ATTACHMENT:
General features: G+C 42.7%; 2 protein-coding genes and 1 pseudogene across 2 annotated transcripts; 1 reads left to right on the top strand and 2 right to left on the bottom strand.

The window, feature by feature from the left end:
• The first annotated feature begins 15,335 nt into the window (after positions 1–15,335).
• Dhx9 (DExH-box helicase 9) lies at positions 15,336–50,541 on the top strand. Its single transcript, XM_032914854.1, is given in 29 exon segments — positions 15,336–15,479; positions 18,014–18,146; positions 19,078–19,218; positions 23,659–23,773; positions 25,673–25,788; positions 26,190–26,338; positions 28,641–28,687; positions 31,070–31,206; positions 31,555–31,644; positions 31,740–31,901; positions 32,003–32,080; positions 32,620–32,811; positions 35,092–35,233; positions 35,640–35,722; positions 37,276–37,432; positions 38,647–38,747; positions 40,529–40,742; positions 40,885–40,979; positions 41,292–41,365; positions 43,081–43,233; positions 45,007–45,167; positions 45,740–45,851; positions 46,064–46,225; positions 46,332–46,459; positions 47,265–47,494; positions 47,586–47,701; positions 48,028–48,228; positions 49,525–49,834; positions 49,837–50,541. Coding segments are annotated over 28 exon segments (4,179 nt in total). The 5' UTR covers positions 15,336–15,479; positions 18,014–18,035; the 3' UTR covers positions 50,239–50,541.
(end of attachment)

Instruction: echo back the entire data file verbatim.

General features: G+C 42.7%; 2 protein-coding genes and 1 pseudogene across 2 annotated transcripts; 1 reads left to right on the top strand and 2 right to left on the bottom strand.

The window, feature by feature from the left end:
• The first annotated feature begins 15,335 nt into the window (after positions 1–15,335).
• Dhx9 (DExH-box helicase 9) lies at positions 15,336–50,541 on the top strand. Its single transcript, XM_032914854.1, is given in 29 exon segments — positions 15,336–15,479; positions 18,014–18,146; positions 19,078–19,218; positions 23,659–23,773; positions 25,673–25,788; positions 26,190–26,338; positions 28,641–28,687; positions 31,070–31,206; positions 31,555–31,644; positions 31,740–31,901; positions 32,003–32,080; positions 32,620–32,811; positions 35,092–35,233; positions 35,640–35,722; positions 37,276–37,432; positions 38,647–38,747; positions 40,529–40,742; positions 40,885–40,979; positions 41,292–41,365; positions 43,081–43,233; positions 45,007–45,167; positions 45,740–45,851; positions 46,064–46,225; positions 46,332–46,459; positions 47,265–47,494; positions 47,586–47,701; positions 48,028–48,228; positions 49,525–49,834; positions 49,837–50,541. Coding segments are annotated over 28 exon segments (4,179 nt in total). The 5' UTR covers positions 15,336–15,479; positions 18,014–18,035; the 3' UTR covers positions 50,239–50,541.